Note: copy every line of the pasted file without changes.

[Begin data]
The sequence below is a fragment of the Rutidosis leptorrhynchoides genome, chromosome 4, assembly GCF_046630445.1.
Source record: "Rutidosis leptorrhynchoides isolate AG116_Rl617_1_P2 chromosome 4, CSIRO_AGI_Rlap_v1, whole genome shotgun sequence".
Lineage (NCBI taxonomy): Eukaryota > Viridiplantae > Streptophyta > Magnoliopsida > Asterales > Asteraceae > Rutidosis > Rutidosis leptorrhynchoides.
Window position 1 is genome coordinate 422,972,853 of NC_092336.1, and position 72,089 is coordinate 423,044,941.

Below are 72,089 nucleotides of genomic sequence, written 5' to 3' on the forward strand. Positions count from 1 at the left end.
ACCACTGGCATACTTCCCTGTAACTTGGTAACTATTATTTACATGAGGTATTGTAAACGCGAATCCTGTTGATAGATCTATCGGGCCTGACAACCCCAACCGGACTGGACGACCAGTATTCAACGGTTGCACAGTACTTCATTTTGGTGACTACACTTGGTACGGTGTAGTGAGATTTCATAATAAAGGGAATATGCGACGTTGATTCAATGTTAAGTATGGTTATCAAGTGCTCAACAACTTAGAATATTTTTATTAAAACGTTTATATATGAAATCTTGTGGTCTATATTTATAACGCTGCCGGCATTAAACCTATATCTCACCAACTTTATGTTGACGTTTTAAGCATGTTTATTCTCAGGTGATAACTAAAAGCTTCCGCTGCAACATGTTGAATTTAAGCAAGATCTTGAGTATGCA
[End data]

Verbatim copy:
The sequence below is a fragment of the Rutidosis leptorrhynchoides genome, chromosome 4, assembly GCF_046630445.1.
Source record: "Rutidosis leptorrhynchoides isolate AG116_Rl617_1_P2 chromosome 4, CSIRO_AGI_Rlap_v1, whole genome shotgun sequence".
Lineage (NCBI taxonomy): Eukaryota > Viridiplantae > Streptophyta > Magnoliopsida > Asterales > Asteraceae > Rutidosis > Rutidosis leptorrhynchoides.
Window position 1 is genome coordinate 422,972,853 of NC_092336.1, and position 72,089 is coordinate 423,044,941.

Below are 72,089 nucleotides of genomic sequence, written 5' to 3' on the forward strand. Positions count from 1 at the left end.
ACCACTGGCATACTTCCCTGTAACTTGGTAACTATTATTTACATGAGGTATTGTAAACGCGAATCCTGTTGATAGATCTATCGGGCCTGACAACCCCAACCGGACTGGACGACCAGTATTCAACGGTTGCACAGTACTTCATTTTGGTGACTACACTTGGTACGGTGTAGTGAGATTTCATAATAAAGGGAATATGCGACGTTGATTCAATGTTAAGTATGGTTATCAAGTGCTCAACAACTTAGAATATTTTTATTAAAACGTTTATATATGAAATCTTGTGGTCTATATTTATAACGCTGCCGGCATTAAACCTATATCTCACCAACTTTATGTTGACGTTTTAAGCATGTTTATTCTCAGGTGATAACTAAAAGCTTCCGCTGCAACATGTTGAATTTAAGCAAGATCTTGAGTATGCA